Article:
28 • GLEN ECHO NURSERIES - 905-584-9973 - WWW.GLENECHO.COM


1

THE LAWN

3

A lawn does an excellent job of setting a background for any plantings and gardens that surround a house. Keeping it green throughout the summer requires about 1 inch of water per week and without that, it will go dormant and brown as lawn grasses naturally do without rain. Cutting the lawn long, 3-4 inches high, helps shade the roots and prevent the soil surface from heating up and drying out as quickly. Tall fescue is more drought resistant than many other lawn grasses such as the traditional Kentucky bluegrass or perennial ryegrass. Fescue roots that penetrate deeper into the soil are also more disease resistant and wear tolerant, making it ideal for heavy foot traffic areas and recreational areas. Replacing the variety of lawn grass could be accomplished by over-seeding.

Choosing the right plants is essential to xeriscaping. Plants that are adapted to living with little water may have large tap roots that seek and store water far below the surface. Some have fleshy leaves that store moisture; others have silver or grey leaves that reflect sunlight, woolly leaves that shade themselves, or waxy leaves to hold moisture in. Native plants are often at the top of the list for their drought tolerant capabilities. Black-eyed susan, coneflowers, blazing star, butterfly weed and yarrow are all essentials.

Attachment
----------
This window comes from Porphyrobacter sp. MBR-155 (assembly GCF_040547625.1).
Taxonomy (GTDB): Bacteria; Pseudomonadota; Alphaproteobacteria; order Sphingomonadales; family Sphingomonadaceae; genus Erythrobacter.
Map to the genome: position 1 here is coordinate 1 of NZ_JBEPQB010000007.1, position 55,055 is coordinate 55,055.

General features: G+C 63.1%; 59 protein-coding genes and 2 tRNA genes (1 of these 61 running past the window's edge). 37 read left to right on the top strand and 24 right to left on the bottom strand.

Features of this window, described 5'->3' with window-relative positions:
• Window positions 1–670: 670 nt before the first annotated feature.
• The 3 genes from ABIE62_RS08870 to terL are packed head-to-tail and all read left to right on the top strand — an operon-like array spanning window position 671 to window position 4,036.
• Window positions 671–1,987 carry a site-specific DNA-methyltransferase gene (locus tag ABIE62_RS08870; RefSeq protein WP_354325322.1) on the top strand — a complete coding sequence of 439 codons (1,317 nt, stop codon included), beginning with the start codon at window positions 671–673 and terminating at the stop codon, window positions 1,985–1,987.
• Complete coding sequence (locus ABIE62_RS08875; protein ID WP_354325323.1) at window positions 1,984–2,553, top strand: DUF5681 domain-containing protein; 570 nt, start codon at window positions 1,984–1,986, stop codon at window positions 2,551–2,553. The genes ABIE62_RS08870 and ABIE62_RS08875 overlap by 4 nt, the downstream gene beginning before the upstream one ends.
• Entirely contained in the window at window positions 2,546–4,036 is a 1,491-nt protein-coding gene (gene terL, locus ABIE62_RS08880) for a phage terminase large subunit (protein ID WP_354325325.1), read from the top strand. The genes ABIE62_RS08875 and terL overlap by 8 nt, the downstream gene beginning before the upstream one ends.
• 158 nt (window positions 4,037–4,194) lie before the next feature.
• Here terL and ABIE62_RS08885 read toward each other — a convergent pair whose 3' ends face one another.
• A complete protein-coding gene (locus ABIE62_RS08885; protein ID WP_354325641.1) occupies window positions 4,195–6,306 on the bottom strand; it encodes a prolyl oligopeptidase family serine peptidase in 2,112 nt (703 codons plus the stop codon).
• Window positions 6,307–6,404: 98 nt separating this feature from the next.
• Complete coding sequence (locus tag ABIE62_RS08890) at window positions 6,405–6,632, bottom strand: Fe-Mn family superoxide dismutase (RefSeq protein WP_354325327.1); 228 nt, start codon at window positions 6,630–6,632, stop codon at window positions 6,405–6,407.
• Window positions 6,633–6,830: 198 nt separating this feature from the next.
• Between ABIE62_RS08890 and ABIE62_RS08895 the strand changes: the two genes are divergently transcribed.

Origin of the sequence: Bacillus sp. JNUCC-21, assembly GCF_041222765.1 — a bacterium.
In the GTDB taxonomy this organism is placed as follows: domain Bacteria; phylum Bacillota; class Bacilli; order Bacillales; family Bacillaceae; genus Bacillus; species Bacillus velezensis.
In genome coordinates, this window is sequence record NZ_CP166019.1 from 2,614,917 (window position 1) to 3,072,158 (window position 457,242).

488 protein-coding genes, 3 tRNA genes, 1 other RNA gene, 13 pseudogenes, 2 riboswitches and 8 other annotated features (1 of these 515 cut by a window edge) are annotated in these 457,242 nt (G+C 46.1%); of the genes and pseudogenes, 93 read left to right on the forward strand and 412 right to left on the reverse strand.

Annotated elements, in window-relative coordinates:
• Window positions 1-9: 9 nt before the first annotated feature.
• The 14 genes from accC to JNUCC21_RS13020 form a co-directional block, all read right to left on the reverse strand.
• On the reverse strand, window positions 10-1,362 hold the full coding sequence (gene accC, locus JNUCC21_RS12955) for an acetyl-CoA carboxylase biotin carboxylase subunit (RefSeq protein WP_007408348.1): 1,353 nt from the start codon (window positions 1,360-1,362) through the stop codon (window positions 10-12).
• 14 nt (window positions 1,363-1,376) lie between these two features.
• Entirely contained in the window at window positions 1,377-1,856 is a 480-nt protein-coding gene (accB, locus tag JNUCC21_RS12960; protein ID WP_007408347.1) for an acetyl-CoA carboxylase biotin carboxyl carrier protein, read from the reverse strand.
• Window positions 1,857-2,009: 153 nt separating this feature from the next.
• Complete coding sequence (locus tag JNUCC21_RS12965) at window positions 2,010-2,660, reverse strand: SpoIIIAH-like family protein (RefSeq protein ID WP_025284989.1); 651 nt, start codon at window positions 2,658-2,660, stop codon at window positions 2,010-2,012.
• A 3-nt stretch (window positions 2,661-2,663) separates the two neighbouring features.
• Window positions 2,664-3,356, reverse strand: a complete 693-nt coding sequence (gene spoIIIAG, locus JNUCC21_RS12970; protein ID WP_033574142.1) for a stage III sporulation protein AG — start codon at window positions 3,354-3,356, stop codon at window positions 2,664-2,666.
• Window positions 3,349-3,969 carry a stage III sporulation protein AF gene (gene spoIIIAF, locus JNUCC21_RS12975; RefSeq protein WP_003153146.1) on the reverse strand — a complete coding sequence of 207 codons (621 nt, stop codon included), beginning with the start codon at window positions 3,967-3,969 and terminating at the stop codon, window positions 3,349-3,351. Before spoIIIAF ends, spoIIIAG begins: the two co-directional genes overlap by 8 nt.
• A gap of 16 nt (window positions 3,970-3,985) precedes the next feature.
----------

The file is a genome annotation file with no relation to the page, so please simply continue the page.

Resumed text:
4

For the energetic, consider replacing the lawn entirely!

2

Adding organic matter to any soil type can dramatically improve its water retention capabilities. Compost, grass clippings, straw, manure, peat moss and/or shredded leaves are all good – and the “best” choice is whatever is readily available. They lighten the soil and reduce compaction so that plant roots can penetrate deeply. Residents can often obtain compost from municipal

5

Alpine Sea Holly Black-eyed Susan Blazing Star Common Thrift False Sunflower Lamb’s Ear Poppies Purple Coneflower Russian Sage Sea Lavender

Spurge Stonecrop Thrift Verbascum Yarrow